The city and state give tax breaks to developers for affordable housing. No tax breaks are given to small landlords whose rolls are filled with affordable rents. After all, those units are already affordable, so there’s nothing to be gained by supporting them with tax-payer money. That’s one way to look at it.
Another way: the tax breaks are not really about affordable housing at all. It’s about development. And the small landlords, after all, are the long-term target prey of the developers.
Tax breaks require including only a small portion of affordable housing in a development. The rest is market-rate, which raises city revenue by drawing wealthy residents who support the luxury economy. Market rate development also raises the real estate values and real estate taxes of the small properties surrounding them. So these tax breaks are in part subsidized by the small landlords who get no break, who have the least resources, who don’t have the capital to develop and who are the prey of the large developers whom the small landlords are subsidizing.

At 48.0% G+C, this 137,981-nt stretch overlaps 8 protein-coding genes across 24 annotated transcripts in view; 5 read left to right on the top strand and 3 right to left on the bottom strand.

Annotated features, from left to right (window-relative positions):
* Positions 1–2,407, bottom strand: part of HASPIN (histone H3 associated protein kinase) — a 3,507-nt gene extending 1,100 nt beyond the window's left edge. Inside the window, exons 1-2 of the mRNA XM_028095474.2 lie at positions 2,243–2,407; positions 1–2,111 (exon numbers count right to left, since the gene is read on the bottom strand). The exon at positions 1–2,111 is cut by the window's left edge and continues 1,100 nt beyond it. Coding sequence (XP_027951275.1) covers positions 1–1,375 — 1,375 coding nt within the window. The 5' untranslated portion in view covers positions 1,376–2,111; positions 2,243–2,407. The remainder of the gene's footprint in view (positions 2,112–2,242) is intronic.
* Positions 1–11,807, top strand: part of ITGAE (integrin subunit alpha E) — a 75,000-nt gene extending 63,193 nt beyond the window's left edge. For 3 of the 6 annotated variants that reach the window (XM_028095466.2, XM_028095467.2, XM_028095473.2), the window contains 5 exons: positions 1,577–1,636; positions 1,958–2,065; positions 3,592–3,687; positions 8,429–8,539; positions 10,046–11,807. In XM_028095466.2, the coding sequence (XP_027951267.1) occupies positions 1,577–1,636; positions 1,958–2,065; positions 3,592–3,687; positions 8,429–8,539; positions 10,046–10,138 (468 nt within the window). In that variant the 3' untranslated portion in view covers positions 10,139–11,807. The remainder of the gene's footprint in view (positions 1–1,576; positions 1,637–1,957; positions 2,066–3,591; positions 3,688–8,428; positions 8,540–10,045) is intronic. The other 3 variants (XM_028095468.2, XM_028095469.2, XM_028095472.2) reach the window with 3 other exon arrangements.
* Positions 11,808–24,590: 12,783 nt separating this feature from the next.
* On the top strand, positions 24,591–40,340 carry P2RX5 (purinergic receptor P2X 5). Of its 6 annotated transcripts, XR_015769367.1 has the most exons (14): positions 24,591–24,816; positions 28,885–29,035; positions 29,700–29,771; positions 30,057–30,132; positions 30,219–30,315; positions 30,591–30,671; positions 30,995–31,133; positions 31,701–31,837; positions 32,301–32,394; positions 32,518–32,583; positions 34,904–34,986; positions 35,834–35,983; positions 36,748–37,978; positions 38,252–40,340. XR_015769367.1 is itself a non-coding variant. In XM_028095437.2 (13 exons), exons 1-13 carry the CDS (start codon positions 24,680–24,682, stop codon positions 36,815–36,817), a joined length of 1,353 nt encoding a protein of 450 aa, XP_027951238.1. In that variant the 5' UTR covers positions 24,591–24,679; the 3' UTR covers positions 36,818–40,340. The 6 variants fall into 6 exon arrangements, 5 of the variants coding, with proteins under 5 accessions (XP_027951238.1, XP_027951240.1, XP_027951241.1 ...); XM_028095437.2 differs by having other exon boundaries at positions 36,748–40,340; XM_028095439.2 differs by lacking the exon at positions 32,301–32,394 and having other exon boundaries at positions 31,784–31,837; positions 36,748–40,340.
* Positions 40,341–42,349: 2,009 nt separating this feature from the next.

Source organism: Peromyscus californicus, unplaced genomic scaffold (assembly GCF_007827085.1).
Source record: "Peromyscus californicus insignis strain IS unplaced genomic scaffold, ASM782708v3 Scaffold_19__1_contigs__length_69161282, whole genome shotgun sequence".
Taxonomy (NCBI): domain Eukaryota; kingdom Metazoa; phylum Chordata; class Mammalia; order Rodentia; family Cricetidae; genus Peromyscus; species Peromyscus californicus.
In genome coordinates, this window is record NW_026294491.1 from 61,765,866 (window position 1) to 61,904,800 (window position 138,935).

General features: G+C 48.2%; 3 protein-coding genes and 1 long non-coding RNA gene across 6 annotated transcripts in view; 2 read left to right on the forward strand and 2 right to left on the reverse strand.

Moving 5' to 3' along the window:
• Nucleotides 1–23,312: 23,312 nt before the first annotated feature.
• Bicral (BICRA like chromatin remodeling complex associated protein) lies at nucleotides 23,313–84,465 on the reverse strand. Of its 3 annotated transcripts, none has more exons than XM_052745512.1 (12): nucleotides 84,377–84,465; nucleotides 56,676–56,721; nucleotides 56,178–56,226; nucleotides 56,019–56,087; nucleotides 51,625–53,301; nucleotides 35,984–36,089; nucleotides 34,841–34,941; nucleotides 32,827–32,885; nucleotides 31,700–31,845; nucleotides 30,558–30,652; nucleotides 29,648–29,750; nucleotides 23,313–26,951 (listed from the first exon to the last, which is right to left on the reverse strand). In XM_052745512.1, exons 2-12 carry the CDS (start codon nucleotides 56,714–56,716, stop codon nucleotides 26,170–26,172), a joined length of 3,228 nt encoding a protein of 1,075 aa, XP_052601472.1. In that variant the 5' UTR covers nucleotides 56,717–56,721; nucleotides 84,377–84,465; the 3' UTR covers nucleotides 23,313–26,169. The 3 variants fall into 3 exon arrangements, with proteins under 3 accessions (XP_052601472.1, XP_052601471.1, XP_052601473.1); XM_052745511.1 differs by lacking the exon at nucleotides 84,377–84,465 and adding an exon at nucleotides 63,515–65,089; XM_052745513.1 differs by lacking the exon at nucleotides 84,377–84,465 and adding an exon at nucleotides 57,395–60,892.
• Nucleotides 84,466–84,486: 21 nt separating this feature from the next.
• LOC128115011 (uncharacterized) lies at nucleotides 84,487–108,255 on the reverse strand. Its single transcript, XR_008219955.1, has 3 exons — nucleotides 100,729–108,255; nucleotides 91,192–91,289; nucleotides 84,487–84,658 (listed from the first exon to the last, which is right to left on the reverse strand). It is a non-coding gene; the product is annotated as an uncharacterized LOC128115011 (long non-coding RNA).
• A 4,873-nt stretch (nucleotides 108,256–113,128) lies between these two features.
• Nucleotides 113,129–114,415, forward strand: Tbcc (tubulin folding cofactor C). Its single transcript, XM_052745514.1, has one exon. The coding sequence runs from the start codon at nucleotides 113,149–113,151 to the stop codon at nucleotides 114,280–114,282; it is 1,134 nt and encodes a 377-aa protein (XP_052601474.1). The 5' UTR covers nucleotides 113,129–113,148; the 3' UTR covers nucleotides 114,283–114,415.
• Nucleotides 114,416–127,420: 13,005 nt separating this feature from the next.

It’s not just that the city doesn’t care to support small landlords who are the target prey of large developers. The city is actually fighting against the small landlords and serving them up to the developers.
Why care about the small landlords in Chinatown? If they sell to developers, there will be no Chinatown to speak of. And tax breaks will break Chinatown.